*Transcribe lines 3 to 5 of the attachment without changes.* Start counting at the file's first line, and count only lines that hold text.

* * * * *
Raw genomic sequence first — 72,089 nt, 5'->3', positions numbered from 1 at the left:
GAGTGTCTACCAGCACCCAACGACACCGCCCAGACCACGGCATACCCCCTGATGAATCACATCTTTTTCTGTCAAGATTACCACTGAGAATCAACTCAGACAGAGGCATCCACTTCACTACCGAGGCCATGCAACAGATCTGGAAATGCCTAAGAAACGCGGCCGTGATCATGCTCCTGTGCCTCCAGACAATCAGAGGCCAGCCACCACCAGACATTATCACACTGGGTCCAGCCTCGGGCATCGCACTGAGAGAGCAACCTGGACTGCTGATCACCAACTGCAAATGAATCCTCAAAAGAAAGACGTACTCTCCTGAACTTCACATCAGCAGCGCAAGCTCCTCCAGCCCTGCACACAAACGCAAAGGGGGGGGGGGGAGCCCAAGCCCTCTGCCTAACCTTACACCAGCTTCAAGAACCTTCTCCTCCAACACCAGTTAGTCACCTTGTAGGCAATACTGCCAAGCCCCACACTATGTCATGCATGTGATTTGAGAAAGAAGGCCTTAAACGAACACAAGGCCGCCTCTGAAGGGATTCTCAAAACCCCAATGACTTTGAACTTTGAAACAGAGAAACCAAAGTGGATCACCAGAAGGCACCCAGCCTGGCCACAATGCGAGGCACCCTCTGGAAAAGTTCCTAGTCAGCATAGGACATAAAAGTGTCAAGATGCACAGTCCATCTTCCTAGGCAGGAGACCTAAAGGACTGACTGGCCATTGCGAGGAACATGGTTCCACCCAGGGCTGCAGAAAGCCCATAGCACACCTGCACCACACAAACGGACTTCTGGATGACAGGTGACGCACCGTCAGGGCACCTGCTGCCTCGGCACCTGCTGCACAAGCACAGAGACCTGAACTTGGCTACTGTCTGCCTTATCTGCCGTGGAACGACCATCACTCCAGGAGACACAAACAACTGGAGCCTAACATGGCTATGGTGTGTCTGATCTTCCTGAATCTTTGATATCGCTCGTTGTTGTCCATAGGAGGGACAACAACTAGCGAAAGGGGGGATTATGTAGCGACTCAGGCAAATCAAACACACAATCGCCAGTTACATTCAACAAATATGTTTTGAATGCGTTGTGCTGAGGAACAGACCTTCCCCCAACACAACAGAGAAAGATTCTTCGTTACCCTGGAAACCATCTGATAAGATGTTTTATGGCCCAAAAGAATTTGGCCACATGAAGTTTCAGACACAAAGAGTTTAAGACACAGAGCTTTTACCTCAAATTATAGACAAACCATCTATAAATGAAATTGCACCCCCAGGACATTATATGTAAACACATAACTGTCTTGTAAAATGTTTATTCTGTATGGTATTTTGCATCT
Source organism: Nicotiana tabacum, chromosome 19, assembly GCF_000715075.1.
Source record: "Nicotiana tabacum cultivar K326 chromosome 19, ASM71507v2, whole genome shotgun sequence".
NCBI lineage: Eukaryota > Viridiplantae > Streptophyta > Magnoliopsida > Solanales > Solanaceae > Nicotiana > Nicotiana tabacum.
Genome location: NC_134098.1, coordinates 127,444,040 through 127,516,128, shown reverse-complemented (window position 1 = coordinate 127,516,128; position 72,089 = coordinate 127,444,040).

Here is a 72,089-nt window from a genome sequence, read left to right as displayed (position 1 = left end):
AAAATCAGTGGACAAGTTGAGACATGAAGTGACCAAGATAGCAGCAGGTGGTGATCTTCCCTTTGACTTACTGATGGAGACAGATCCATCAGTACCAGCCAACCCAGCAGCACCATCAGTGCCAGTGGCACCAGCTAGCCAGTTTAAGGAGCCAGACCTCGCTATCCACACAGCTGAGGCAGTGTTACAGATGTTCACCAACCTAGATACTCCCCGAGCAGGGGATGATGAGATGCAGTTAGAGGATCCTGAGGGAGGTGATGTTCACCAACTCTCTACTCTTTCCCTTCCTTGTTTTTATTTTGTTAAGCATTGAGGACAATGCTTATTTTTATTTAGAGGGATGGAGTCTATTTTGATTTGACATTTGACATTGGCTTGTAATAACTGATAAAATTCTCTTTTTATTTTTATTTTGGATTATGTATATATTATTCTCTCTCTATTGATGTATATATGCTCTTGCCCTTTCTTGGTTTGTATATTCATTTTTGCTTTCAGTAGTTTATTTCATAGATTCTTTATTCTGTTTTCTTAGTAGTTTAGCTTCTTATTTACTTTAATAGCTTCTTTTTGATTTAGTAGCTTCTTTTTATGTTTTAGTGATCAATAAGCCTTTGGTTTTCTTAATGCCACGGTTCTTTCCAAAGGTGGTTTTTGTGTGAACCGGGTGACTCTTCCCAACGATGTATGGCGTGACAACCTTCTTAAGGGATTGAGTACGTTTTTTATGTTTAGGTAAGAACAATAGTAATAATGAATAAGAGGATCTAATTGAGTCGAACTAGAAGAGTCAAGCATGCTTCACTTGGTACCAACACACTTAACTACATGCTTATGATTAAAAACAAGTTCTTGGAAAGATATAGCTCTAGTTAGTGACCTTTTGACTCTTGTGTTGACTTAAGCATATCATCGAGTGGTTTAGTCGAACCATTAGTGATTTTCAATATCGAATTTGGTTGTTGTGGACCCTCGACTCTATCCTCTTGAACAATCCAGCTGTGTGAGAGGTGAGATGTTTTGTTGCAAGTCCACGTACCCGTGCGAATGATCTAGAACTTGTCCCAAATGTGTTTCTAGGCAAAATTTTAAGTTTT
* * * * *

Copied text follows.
Source organism: Nicotiana tabacum, chromosome 19, assembly GCF_000715075.1.
Source record: "Nicotiana tabacum cultivar K326 chromosome 19, ASM71507v2, whole genome shotgun sequence".
NCBI lineage: Eukaryota > Viridiplantae > Streptophyta > Magnoliopsida > Solanales > Solanaceae > Nicotiana > Nicotiana tabacum.